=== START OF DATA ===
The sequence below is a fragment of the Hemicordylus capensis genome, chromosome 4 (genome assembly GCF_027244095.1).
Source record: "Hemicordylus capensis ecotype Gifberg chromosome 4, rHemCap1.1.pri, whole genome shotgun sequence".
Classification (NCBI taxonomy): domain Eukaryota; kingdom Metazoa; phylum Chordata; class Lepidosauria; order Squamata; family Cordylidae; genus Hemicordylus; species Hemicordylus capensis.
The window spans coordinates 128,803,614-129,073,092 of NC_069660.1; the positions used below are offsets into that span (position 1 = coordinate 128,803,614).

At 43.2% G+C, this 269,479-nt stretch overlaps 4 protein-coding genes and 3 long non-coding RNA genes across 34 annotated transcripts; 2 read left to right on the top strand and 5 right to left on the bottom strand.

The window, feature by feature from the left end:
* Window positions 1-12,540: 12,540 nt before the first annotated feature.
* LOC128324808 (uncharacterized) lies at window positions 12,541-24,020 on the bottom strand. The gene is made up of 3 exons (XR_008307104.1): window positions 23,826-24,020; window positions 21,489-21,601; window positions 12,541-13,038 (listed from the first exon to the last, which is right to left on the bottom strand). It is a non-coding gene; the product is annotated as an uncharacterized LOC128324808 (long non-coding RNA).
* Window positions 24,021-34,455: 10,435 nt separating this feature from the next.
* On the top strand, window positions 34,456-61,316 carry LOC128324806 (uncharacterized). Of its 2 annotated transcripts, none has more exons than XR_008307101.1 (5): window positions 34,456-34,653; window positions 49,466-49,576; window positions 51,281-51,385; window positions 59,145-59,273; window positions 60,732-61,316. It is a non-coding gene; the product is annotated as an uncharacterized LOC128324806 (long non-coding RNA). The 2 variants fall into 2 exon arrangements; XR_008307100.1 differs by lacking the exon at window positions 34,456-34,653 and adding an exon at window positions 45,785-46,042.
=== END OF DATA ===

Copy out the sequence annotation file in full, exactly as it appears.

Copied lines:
The sequence below is a fragment of the Hemicordylus capensis genome, chromosome 4 (genome assembly GCF_027244095.1).
Source record: "Hemicordylus capensis ecotype Gifberg chromosome 4, rHemCap1.1.pri, whole genome shotgun sequence".
Classification (NCBI taxonomy): domain Eukaryota; kingdom Metazoa; phylum Chordata; class Lepidosauria; order Squamata; family Cordylidae; genus Hemicordylus; species Hemicordylus capensis.
The window spans coordinates 128,803,614-129,073,092 of NC_069660.1; the positions used below are offsets into that span (position 1 = coordinate 128,803,614).

At 43.2% G+C, this 269,479-nt stretch overlaps 4 protein-coding genes and 3 long non-coding RNA genes across 34 annotated transcripts; 2 read left to right on the top strand and 5 right to left on the bottom strand.

The window, feature by feature from the left end:
* Window positions 1-12,540: 12,540 nt before the first annotated feature.
* LOC128324808 (uncharacterized) lies at window positions 12,541-24,020 on the bottom strand. The gene is made up of 3 exons (XR_008307104.1): window positions 23,826-24,020; window positions 21,489-21,601; window positions 12,541-13,038 (listed from the first exon to the last, which is right to left on the bottom strand). It is a non-coding gene; the product is annotated as an uncharacterized LOC128324808 (long non-coding RNA).
* Window positions 24,021-34,455: 10,435 nt separating this feature from the next.
* On the top strand, window positions 34,456-61,316 carry LOC128324806 (uncharacterized). Of its 2 annotated transcripts, none has more exons than XR_008307101.1 (5): window positions 34,456-34,653; window positions 49,466-49,576; window positions 51,281-51,385; window positions 59,145-59,273; window positions 60,732-61,316. It is a non-coding gene; the product is annotated as an uncharacterized LOC128324806 (long non-coding RNA). The 2 variants fall into 2 exon arrangements; XR_008307100.1 differs by lacking the exon at window positions 34,456-34,653 and adding an exon at window positions 45,785-46,042.